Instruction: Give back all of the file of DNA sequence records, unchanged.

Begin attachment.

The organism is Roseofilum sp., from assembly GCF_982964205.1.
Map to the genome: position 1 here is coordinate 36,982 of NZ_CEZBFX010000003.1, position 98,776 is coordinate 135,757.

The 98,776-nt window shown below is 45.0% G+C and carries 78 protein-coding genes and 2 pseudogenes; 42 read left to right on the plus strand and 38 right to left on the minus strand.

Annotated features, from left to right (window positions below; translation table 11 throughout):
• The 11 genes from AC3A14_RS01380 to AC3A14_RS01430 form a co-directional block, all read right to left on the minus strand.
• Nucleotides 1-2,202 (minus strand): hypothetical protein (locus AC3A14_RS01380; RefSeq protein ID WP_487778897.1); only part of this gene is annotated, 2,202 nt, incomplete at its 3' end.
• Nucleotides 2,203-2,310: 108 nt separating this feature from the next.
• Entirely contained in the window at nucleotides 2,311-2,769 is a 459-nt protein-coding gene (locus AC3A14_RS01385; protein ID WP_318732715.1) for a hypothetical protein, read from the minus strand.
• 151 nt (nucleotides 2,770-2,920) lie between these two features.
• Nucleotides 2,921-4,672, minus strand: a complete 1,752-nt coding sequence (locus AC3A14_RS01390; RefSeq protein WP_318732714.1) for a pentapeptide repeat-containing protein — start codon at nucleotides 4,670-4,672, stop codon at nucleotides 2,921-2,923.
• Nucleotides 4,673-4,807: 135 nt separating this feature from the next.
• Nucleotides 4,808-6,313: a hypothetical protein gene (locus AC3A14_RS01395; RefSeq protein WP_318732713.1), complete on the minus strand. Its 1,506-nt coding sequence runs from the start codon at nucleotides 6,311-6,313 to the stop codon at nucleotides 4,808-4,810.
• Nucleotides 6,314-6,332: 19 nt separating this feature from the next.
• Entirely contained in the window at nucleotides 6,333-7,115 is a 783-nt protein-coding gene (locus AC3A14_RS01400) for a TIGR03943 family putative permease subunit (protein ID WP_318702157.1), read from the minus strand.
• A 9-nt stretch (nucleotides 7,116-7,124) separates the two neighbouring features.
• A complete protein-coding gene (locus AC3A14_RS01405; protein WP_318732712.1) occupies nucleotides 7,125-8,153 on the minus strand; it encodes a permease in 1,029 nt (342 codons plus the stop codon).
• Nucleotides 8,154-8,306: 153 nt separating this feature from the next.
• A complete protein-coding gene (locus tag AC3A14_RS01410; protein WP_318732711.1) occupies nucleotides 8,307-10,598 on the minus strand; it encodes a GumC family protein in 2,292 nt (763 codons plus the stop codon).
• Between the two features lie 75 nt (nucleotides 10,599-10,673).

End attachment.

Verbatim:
The organism is Roseofilum sp., from assembly GCF_982964205.1.
Map to the genome: position 1 here is coordinate 36,982 of NZ_CEZBFX010000003.1, position 98,776 is coordinate 135,757.

The 98,776-nt window shown below is 45.0% G+C and carries 78 protein-coding genes and 2 pseudogenes; 42 read left to right on the plus strand and 38 right to left on the minus strand.

Annotated features, from left to right (window positions below; translation table 11 throughout):
• The 11 genes from AC3A14_RS01380 to AC3A14_RS01430 form a co-directional block, all read right to left on the minus strand.
• Nucleotides 1-2,202 (minus strand): hypothetical protein (locus AC3A14_RS01380; RefSeq protein ID WP_487778897.1); only part of this gene is annotated, 2,202 nt, incomplete at its 3' end.
• Nucleotides 2,203-2,310: 108 nt separating this feature from the next.
• Entirely contained in the window at nucleotides 2,311-2,769 is a 459-nt protein-coding gene (locus AC3A14_RS01385; protein ID WP_318732715.1) for a hypothetical protein, read from the minus strand.
• 151 nt (nucleotides 2,770-2,920) lie between these two features.
• Nucleotides 2,921-4,672, minus strand: a complete 1,752-nt coding sequence (locus AC3A14_RS01390; RefSeq protein WP_318732714.1) for a pentapeptide repeat-containing protein — start codon at nucleotides 4,670-4,672, stop codon at nucleotides 2,921-2,923.
• Nucleotides 4,673-4,807: 135 nt separating this feature from the next.
• Nucleotides 4,808-6,313: a hypothetical protein gene (locus AC3A14_RS01395; RefSeq protein WP_318732713.1), complete on the minus strand. Its 1,506-nt coding sequence runs from the start codon at nucleotides 6,311-6,313 to the stop codon at nucleotides 4,808-4,810.
• Nucleotides 6,314-6,332: 19 nt separating this feature from the next.
• Entirely contained in the window at nucleotides 6,333-7,115 is a 783-nt protein-coding gene (locus AC3A14_RS01400) for a TIGR03943 family putative permease subunit (protein ID WP_318702157.1), read from the minus strand.
• A 9-nt stretch (nucleotides 7,116-7,124) separates the two neighbouring features.
• A complete protein-coding gene (locus AC3A14_RS01405; protein WP_318732712.1) occupies nucleotides 7,125-8,153 on the minus strand; it encodes a permease in 1,029 nt (342 codons plus the stop codon).
• Nucleotides 8,154-8,306: 153 nt separating this feature from the next.
• A complete protein-coding gene (locus tag AC3A14_RS01410; protein WP_318732711.1) occupies nucleotides 8,307-10,598 on the minus strand; it encodes a GumC family protein in 2,292 nt (763 codons plus the stop codon).
• Between the two features lie 75 nt (nucleotides 10,599-10,673).